News National Senator: ‘Driest continent’ should not grow cotton

Senator: ‘Driest continent’ should not grow cotton

Senator Rex Patrick has visited Cubbie Station, the southern hemisphere's largest irrigator, which said last week it would not be planting a summer crop. Photo: ABC
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Centre Alliance Senator Rex Patrick has thrown down the gauntlet to the cotton industry, challenging them to justify its use of water and its right to farm.

Senator Patrick believes there should be a national debate and plans to introduce legislation next week which proposes a ban on cotton exports to get the conversation started.

“We live on the driest continent on the planet and yet we are using our precious national water resources to produce a water-intensive crop which we then simply export overseas such that foreign entities can profit,” the South Australian Senator said.

Twenty-seven per cent of the entire allocation of irrigation water across the Murray-Darling goes to cotton. It’s not in the national interest.

“We are quite literally sucking the lifeblood out the river system at the expense of downstream food producers, the towns and cities dependent on the river system for water supply, and the overall environmental health of the river system all the way to the Coorong lagoon in South Australia.”

The Centre Alliance bill would amend the Export Control Act 1982 to make cotton a prohibited good, effectively killing a $2 billion-a-year industry.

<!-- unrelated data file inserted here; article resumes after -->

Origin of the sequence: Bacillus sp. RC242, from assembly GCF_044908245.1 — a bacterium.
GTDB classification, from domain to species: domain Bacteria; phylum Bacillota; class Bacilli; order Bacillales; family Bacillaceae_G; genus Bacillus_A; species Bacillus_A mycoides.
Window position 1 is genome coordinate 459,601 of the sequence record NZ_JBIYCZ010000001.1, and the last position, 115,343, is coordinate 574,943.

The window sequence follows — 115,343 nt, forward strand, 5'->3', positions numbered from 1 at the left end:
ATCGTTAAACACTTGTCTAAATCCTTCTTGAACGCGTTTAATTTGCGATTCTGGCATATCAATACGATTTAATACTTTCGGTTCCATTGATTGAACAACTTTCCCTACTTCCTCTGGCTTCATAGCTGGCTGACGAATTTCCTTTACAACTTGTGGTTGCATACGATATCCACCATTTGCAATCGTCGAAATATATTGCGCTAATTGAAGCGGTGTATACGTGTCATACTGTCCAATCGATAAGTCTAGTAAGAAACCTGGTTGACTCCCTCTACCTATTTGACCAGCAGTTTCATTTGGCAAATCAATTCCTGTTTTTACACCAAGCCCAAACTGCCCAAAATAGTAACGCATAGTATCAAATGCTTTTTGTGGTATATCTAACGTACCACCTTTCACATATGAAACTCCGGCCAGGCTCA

Steve Whan, CEO of the National Irrigators’ Council, said it was a ridiculous proposal that would likely send the South Australian economy into a depression.

“Just last week, the South Australian minister released figures showing primary industries are the state’s largest export sector, accounting for over half of the state’s merchandise exports, and a major employer,” he said.

Cotton Australia said a ban would achieve nothing.

“You could ban the growing of cotton tomorrow and exactly the same amount of water would still be used because it is allocated to the irrigator, or to the irrigation licence, to be used as seen fit,” said Michael Murray, Cotton Australia’s general manager.

“It is perfectly legitimate for a society like Australia to have a discussion about how much water should be allocated to the environment and how much allocated for use.

“It’s not legitimate to have an argument about what crops are grown. That’s best left to the individuals to make those decisions.”

It was a view shared by the Murray-Darling Basin Royal Commissioner Bret Walker.

Counsel assisting at the royal commission, Richard Beasley SC, said it was Commissioner Walker’s view that if people or corporations were allocated water, they should be able to grow what they like with it.

“That’s their business decision and risk,” Mr Beasley told ABC Radio Adelaide.

“It would be a pretty strange system of government to start telling people what they can and can’t grow.

“The real problem is how much water they’re given in the first place.”

Last week, Cotton Australia said all major cotton growing valleys in north-west NSW had no water allocated to them this harvest season.